- Sample an audiocassette book. Speaking of highways, like most of the people in Douglas County I seem to do a lot of driving. But thanks to the wonders of science, I can "read" (or at least listen) at the same time. It's amazing how short a good tape can make a long trip.

So on this very special week, do take the time to revel for a moment in the power of the printed (or spoken, or video-recorded) word.

The mind you save may be your own.

Wednesday, April 10, 1991

April 10, 1991 - The Common Enemy

My grandmother used to tell a story about her childhood. When she was about five years old, she said, she used to play dead in the waters of the Gulf of Mexico, floating face down just past the first steep dropoff of underwater sand dune.

Sometimes within seconds, she said, quick and gentle dolphins would slide up to her and flip her over, then nose her limp body toward shore.

That story stays with me, as does its message: We have unseen friends. Everywhere in the world there are beings who value and act to save us.

There is a special bond between grandparents and their grandchildren. In part, of course, that's because they share a common enemy -- the generation in between.

At either end of human life, both liberties and responsibilities are limited, often unjustly. Both the old and the young are too frequently ignored and patronized. This gives them a lot to talk about, providing they can find someone to listen. And who but the old and the young truly have time for one another?

There is another similarity. Between infancy and dotage is a bewildering barrage of cultural influences. Adults define themselves by the roles of the age. They see themselves as advocates of the current cause, or victims of the contemporary crisis.

But long before all that, children manifest their individual temperaments. One is sweet and shy, another rambunctious. It seems that much of life consists of losing yourself in the world's muddle, then slowly and painfully rediscovering the unique perspective on life you had at the dawn of your consciousness.

And so the sweet and shy child at last retires, rejects the businessman's armor of indifference, and becomes more like himself again. The rambunctious child finally sheds her life of domestic devotion to reclaim her original feistiness.

The young have not yet learned to value the things their parents value. The old have learned not to. What is left is common ground: a concern for human voice and touch, the rhythm of seasons, good stories.

I find that it is precisely these stories, the stories of the old and the young, that most deeply affect me. A child, strolling around the library, reels off some half-dozen names of dinosaurs, glowing with polysyllabic pride. A many-times grandmother recites the names of places she has lived, geographical incantations. They know magic, these two.

In the vast pool of library resources, the young and old buoy me up. They connect me to the reason for libraries, to the celebration and exploration of life.

So this is a call to the community. If there are any schools that have assembled bound versions of the writings of school age kids, or older students of life with their own published reminiscences, I would very much like to see them. In fact, I would like to purchase them, catalog them, and put them out for use.

It could be that having their own books on the library shelves might give children a sense of deeply personal ownership in the library, a natural pride that woudl prompt them to show other people how to find the REALLY GOOD STUFF.

Or it could be that some children never knew their grandparents. But that doesn't mean they can't hear the stories, at least if we can persuade the grandparents to take the time to record their richest experiences.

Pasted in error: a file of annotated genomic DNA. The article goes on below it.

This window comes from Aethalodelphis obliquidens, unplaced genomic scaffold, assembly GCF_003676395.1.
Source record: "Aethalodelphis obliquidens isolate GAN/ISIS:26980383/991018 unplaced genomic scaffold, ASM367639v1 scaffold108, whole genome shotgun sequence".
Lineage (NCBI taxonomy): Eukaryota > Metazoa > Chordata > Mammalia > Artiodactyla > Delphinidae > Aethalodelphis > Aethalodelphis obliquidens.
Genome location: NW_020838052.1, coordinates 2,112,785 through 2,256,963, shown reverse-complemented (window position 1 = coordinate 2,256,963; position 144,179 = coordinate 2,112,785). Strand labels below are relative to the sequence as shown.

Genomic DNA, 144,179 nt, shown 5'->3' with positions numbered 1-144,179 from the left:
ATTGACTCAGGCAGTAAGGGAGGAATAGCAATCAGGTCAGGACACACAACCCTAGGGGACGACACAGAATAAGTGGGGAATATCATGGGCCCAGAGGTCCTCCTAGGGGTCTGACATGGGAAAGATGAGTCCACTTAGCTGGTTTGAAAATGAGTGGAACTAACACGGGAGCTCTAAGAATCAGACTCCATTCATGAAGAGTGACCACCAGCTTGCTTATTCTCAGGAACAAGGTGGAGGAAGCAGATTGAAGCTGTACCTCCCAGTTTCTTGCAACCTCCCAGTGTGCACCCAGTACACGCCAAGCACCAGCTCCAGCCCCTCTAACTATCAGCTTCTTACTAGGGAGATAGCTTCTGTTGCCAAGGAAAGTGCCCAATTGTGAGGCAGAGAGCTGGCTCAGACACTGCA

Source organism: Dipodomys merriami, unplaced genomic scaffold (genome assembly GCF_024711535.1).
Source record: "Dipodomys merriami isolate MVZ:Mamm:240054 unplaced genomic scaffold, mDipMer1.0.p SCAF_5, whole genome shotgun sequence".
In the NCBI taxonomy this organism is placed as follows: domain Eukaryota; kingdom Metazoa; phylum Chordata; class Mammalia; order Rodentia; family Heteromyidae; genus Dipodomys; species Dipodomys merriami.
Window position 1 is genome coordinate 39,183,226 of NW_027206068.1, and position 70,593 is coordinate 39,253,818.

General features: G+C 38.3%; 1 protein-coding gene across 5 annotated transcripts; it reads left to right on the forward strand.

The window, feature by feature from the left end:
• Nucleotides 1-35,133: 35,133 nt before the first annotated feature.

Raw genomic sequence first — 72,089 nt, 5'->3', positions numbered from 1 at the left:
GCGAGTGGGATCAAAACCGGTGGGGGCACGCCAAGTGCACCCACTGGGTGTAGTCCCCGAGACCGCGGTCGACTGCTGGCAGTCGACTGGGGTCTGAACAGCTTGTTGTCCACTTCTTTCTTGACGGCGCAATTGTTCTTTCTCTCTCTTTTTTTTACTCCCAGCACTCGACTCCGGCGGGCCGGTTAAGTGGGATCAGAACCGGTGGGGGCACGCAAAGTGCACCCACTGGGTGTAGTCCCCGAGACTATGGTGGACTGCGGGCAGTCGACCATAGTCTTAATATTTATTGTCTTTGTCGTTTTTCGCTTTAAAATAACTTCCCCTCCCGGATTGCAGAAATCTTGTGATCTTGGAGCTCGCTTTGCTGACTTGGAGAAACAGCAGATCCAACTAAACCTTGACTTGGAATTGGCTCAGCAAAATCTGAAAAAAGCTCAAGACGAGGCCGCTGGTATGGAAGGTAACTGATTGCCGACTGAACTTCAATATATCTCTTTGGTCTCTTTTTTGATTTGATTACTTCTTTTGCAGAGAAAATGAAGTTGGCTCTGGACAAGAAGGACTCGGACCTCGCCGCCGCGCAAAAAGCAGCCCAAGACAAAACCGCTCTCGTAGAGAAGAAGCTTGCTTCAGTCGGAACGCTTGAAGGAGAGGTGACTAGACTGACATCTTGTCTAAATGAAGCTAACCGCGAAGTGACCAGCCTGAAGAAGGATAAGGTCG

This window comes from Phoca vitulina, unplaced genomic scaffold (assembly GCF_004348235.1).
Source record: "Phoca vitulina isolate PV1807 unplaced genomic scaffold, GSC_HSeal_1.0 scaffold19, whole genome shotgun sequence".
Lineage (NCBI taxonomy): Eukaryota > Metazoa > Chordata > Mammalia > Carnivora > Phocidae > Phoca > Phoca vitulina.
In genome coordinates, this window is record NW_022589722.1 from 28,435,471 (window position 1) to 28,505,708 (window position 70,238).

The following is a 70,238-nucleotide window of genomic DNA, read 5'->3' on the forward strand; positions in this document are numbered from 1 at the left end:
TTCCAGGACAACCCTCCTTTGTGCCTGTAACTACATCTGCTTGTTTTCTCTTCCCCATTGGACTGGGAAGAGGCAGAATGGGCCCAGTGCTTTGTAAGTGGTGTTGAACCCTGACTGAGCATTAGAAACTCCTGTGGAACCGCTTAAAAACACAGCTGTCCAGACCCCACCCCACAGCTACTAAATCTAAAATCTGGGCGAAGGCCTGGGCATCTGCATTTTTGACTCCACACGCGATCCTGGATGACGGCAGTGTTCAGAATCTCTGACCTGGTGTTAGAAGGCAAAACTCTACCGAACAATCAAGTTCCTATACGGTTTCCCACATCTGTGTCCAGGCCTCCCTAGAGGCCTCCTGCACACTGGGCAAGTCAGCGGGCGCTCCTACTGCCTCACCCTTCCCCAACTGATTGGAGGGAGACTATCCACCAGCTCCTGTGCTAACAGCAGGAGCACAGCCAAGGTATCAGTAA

After all, this wouldn't be the first time that library books have broken the time barrier.

Wednesday, April 3, 1991

April 3, 1991 - Night of a Thousand Stars

Many years ago, I delivered a man's car from Chicago to Tucson. I drove straight through, stopping only to respond to the irresistible dictates of nature. About half way through the journey, at around two in the morning, I stopped in a small town somewhere just south of Colorado for coffee.

When I stepped out of the car and looked up, I gasped. You see, I had grown up in an area that was both very humid and had a lot of big city lights. As a result, I'd never seen more than a handful of stars in the night sky.

But in the high, dry atmosphere of northern New Mexico, the stars were so thick, and they looked so close, that for an instant, I reached to brush them from my hair.

For me, that was a Night of a Thousand Stars.

For Douglas County, the Night of a Thousand Stars will be on April 17, at Ponderosa High School, from 7 pm to 8:30 pm. (Actually, it's the "Night of a Thousand Stars Celestial Celebrity Read Aloud," but let's not be too picky.)

The Parker/Franktown area school libraries and the Douglas Public Library District have teamed up to celebrate National Library Week (Sunday, April 14, through Saturday, April 20).

The "Night of a Thousand Stars" will feature cowboy poets, storytellers, a mime, an Olympic athlete, and other notables.

Space - and tickets - are limited. So please contact your local Parker/Franktown area school, or the Parker Library, to get your tickets while they last.

Incidentally, even the people coming to the event can be stars. Everyone is encouraged to bring a can of food, which will be collected at the gate, and donated to the local food bank. While people tend to be generous with food around holidays, hunger takes no vacations.

And for those of you who don't happen to live in the Parker/Franktown area, remember than you can be stars in your own home.

Pick an evening to announce to your family that "Appearing tonight, in a command performance, are those great interpreters of children's classics, YOUR MOM AND DAD!" Then gather in your living room, turn off the tube, crack open a book, and let it shine. Then let your children give it a try.

In the days before television, reading aloud to each other used to be one of the greatest pleasures of family life (as well as a way to keep your reading skills sharp).

Perhaps the brightest light of our times is still to be found in the printed (and read-aloud) word. And what better time than National Library Week to seek out the very best of meant-to-be-shared stories?

The family that glows together, grows together.